Real State

$1.1M in Real Estate at 21 WITHOUT a W2, Tax Return, or Degree!

The path to financial freedom is a marathon, not a sprint. It requires patience, discipline, sacrifice, and a long-term mindset. Today’s guest, Logan Kohn, is on his way to financial freedom with over one million dollars of real estate with three properties at only twenty-one years old!

Logan planned to invest in real estate later in life, but COVID forced him to rethink his timeline. Since interest rates were at an all-time low during the pandemic and his income took a hit, Logan decided to expedite his investing journey. For his first investment property, he looked at his county, but it wasn’t affordable, so he looked at the next county over. It wasn’t the best area, but he saw the opportunity for growth, and now his first property has already appreciated over thirty percent!

Logan bought his first property and his other two properties in the span of one year, which required extreme financial discipline and frugality. Logan has been interested in growing his money since he was a child. From the age of ten to the end of his teenage years, he started various side hustles to make money. He’s done magic on the street, dropshipping, affiliate marketing, and email marketing. At seventeen, he discovered stocks and started stacking his money and letting it grow. Now he invests his money while having few expenses to be as frugal as possible so he can multiply his wealth through real estate!

Ashley:
This is the Real Estate Rookie, episode 233.

Logan:
Yeah, I think it was just, I think I saw the opportunity. I kind of looked at the sales price history of that property and the surrounding properties in that area, and I saw that they were on an upward trend, and of course, we probably couldn’t have foreseen the appreciation that would’ve come in the year following, but I think I just kind of saw the trend and I saw it was on the up and up, and I just thought… Believe it or not, it’s actually only about 30, 40 minutes from The Hamptons. So, it’s a very black and white scenario where you have such a bad area and a very good area very close to it. So, I took the chance. It was definitely a risk.

Ashley:
My name is Ashley Kehr and I’m here with my cohost, Tony Robinson.

Tony:
And welcome to the Real Estate Rookie Podcast where every week, twice a week, we give you the inspiration, motivation, and stories you need to hear to kickstart your investing journey, and I want to start today’s episode by shouting out a very special listener who left us a five-star review on Apple Podcast. This week’s review comes from Jess Haas, and Jess says, “Start here,” with like five exclamation marks. “This is hands down the best place to start your real estate journey. From the minisodes on Saturdays to the guests, everything is pure gold.” Jess, we appreciate you. And for all of you listening, if you haven’t yet left us an honest rating review on Apple Podcast, please do. The more reviews we get, the more folks we can help, and that is our first and always biggest goal here at the Real Estate Rookie. So, Ashley Kehr, what’s up? How you doing today?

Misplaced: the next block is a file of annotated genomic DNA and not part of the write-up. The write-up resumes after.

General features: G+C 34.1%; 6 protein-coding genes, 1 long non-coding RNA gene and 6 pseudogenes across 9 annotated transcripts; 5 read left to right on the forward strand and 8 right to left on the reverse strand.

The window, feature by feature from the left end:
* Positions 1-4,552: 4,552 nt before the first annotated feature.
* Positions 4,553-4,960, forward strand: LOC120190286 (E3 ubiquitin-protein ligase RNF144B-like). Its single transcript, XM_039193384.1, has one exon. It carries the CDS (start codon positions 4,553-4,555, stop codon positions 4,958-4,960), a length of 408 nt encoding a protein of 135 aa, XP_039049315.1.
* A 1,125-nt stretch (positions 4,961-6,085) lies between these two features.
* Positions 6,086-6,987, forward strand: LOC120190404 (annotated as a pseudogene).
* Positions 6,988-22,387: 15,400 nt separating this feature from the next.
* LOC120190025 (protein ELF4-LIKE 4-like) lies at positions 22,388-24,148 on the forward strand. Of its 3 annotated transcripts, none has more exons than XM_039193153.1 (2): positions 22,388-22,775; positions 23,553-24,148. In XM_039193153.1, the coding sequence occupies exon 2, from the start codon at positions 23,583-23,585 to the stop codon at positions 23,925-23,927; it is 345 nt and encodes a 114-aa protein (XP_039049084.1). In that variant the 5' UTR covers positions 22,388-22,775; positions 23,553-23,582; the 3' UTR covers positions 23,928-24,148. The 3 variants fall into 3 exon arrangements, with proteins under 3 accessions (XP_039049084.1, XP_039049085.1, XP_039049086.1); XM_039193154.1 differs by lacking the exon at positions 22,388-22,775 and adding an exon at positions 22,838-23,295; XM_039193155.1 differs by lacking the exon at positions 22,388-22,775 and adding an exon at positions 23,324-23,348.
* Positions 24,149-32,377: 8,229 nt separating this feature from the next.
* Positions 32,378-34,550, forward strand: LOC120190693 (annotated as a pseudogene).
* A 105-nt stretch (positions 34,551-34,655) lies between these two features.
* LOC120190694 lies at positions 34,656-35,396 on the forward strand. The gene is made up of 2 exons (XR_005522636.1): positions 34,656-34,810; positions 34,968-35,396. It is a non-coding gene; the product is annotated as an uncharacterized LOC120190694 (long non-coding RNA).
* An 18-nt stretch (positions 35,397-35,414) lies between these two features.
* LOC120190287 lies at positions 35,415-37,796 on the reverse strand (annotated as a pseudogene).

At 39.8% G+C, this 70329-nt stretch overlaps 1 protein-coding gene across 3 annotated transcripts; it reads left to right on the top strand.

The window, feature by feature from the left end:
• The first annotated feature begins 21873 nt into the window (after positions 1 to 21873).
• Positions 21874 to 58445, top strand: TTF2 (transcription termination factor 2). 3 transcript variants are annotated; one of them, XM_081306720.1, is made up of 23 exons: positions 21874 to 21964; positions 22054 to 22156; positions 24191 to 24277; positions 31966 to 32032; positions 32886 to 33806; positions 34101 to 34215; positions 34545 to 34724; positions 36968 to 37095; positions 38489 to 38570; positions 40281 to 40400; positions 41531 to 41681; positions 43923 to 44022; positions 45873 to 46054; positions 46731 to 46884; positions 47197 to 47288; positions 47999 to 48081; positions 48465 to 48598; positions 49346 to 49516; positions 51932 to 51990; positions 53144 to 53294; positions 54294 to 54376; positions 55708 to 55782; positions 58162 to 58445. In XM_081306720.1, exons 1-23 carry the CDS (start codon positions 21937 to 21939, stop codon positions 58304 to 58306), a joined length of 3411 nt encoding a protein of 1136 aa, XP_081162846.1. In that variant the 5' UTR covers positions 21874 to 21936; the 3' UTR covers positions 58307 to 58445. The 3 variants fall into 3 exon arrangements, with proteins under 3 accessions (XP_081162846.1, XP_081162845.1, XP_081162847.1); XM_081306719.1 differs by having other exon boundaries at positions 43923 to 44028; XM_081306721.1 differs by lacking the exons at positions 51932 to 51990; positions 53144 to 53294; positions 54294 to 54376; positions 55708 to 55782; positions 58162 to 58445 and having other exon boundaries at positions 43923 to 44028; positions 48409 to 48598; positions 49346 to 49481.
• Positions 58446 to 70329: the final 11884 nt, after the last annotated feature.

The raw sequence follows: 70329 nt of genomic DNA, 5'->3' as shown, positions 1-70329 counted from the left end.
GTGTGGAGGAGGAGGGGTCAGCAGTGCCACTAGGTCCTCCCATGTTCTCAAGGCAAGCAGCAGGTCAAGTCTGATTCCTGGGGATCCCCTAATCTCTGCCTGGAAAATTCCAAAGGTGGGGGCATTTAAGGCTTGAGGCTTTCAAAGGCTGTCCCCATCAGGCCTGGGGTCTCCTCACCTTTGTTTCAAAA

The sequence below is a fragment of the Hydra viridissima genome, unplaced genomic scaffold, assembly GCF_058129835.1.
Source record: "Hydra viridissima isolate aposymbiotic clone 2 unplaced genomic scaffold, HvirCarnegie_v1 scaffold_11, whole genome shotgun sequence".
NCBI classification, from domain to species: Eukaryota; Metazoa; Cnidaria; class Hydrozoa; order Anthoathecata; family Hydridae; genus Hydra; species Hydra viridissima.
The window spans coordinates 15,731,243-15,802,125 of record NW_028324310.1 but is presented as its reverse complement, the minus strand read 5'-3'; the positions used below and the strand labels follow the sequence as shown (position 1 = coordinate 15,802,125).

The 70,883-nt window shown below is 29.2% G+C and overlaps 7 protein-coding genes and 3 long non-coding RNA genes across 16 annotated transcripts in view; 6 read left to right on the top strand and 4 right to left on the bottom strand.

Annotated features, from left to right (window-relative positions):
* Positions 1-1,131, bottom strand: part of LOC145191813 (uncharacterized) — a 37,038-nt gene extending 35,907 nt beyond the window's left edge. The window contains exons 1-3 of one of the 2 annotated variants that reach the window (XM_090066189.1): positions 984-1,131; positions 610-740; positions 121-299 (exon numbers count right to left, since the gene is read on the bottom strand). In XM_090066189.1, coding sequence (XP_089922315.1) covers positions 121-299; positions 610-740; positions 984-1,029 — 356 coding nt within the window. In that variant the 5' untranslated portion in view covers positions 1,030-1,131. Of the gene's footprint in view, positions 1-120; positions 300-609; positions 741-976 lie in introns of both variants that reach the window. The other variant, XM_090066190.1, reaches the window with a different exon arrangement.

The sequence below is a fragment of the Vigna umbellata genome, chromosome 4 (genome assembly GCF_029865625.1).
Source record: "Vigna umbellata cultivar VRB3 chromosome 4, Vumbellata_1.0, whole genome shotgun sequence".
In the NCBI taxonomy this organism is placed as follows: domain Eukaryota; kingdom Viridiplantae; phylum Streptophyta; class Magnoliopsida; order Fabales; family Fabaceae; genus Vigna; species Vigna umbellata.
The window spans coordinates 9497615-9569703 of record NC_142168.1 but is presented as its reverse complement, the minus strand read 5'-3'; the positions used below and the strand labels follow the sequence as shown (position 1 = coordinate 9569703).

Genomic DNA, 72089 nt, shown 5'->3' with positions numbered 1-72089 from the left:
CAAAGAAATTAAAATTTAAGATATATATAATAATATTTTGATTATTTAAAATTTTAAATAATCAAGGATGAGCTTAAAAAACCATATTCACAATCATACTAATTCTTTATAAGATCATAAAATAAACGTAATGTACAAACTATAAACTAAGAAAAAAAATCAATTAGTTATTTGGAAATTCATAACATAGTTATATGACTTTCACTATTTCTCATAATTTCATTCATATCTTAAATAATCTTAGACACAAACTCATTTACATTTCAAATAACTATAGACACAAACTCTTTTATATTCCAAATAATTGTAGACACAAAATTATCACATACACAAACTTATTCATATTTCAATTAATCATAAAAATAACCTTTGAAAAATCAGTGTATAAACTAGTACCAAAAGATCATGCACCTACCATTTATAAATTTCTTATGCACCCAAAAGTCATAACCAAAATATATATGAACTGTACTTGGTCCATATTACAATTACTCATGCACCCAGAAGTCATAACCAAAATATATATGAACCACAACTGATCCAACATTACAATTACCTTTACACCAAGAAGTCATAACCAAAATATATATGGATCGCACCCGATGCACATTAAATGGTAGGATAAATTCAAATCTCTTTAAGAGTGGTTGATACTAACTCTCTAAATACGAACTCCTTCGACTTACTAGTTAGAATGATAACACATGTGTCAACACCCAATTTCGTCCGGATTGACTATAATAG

Ashley:
Not much. Super excited, today I submitted my final edits on my manuscript, so haven’t really told a lot of people because I didn’t know if I’d ever finish it. But yeah, so coming out January 2023 is going to be a new book that I wrote.

Tony:
There you go. Congratulations. Ashley, podcast host, published author, and professional hula hooper, all coming together.

Ashley:
And bull rider, don’t forget that too.

Tony:
And bull rider. But now, seriously, I’m super happy for you, Ashley.

Ashley:
Thank you very much.

Tony:
I’m excited to get my hands on the book, and the world’s going to love it, I’m sure.

Ashley:
Yeah, thank you very much. What about you, Tony? What’s new? You got your vacation coming up, very well deserved. And what else?

Tony:
We got vacation, but it’s always weird before vacation because you’re scrambling to get everything done. So, Ash and I were talking before we started recording how we both pulled all-nighters last night. It’s like we’re in college or something, again, trying to study for a final. But yeah, we’re just moving along. We onboarded a new assistant, so she kind of started last month, but this week was her first full week working with us. When you first hire a new team member, it almost, there’s more work initially just getting them trained up and eventually they’ll kind of be off and running. So, we’ve just been a little all over the place this week.

Ashley:
Well, we have a great episode for you guys today. The first thing is Tony once again finds a reason to talk about his Streetfort, Treefort, whatever, I still don’t even know what the actual name of the city is in Louisiana, and we actually kind of go into a rabbit hole about insurance in this episode. But I think it’s definitely worth listening, especially after we are hearing the impact of what has happened from Hurricane Ian down in Florida and just how your insurance can change and things you guys should be aware of and know as an investor for your properties, things to be aware of. But we have Logan on the show today. So, he is only 21 years old, and he is so cool. I mean, just listening to all the things he’s done already at the age of 21, I think it’s really remarkable.